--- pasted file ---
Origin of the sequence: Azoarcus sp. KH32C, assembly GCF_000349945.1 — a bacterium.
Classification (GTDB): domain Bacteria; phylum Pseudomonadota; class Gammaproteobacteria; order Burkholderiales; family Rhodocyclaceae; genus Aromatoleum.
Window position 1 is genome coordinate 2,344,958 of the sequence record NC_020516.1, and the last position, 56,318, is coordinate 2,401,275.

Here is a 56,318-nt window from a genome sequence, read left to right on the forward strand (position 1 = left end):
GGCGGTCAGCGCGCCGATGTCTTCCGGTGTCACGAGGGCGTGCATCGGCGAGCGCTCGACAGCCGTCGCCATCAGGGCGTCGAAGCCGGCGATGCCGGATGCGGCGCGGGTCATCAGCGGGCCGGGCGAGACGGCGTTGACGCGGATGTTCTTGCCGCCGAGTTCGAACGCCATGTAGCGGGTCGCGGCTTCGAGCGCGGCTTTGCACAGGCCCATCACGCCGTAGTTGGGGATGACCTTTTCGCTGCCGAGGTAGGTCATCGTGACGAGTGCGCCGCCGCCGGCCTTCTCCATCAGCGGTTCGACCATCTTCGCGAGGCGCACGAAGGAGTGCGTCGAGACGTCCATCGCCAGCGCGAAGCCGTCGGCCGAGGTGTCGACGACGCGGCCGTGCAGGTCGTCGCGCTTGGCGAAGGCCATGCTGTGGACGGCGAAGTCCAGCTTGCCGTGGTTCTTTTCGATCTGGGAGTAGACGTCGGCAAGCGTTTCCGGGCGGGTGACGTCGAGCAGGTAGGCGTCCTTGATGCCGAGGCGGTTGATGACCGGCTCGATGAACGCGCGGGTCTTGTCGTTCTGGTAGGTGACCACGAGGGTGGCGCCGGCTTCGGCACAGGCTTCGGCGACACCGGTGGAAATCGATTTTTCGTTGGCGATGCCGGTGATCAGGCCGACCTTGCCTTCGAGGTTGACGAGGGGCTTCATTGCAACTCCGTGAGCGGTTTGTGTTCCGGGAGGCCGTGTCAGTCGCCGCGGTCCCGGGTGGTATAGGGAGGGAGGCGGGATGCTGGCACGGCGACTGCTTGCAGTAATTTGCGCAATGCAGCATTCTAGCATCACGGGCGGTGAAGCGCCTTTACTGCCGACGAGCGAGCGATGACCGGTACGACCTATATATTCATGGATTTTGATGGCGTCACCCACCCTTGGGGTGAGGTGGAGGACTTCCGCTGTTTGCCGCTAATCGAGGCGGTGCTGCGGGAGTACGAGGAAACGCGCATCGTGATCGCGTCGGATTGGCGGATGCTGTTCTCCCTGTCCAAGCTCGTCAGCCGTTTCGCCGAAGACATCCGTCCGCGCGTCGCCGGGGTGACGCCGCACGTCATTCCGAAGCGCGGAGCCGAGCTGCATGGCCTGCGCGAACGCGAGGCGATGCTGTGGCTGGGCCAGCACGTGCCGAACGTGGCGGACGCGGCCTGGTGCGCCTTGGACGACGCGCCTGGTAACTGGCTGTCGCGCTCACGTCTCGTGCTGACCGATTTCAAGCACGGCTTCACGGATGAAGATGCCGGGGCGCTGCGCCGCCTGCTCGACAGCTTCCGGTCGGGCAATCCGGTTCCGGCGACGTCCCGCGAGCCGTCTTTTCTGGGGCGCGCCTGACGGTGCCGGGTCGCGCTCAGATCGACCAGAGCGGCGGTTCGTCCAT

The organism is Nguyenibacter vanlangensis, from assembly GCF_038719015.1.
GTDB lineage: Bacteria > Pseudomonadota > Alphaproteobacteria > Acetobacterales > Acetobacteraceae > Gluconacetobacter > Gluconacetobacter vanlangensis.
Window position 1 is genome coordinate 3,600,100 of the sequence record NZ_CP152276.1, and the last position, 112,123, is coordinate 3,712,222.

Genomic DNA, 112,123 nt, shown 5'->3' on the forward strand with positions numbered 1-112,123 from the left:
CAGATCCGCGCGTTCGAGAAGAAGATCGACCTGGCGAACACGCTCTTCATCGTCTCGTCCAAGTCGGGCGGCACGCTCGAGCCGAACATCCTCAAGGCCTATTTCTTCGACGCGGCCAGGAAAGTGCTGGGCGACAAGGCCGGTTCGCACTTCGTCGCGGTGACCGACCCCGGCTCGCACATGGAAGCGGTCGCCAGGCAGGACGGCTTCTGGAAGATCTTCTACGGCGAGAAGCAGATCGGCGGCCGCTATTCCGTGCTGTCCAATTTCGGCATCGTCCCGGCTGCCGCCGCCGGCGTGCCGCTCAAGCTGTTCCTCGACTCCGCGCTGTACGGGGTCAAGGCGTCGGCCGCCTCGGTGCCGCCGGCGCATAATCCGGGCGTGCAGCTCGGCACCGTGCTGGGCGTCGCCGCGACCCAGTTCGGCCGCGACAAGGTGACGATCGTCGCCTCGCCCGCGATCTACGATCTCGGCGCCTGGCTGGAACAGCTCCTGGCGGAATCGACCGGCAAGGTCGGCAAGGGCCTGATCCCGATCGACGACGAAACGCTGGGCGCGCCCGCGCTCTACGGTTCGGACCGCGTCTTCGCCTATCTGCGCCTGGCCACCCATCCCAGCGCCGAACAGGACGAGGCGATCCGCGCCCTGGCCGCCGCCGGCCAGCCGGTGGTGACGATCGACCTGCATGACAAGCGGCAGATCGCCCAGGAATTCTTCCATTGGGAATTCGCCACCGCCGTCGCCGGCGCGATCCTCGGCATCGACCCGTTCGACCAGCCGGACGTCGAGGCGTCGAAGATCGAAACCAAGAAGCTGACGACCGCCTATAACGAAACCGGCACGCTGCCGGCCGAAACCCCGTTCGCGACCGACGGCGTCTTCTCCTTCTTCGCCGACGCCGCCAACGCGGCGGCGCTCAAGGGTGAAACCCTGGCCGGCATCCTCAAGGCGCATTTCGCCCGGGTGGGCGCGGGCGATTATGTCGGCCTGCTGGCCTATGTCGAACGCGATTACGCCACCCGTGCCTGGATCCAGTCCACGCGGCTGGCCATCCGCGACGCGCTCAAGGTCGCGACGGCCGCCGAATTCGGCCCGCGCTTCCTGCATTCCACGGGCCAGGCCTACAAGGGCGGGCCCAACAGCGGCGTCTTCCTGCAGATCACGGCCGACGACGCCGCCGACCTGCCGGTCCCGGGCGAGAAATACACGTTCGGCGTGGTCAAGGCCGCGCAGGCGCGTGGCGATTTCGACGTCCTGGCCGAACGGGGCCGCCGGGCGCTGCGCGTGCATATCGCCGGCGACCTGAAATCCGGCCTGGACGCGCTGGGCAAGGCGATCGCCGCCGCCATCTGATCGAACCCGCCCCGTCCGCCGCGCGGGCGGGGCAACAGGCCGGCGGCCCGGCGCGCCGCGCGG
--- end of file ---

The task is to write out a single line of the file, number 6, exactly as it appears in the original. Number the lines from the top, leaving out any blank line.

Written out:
The organism is Nguyenibacter vanlangensis, from assembly GCF_038719015.1.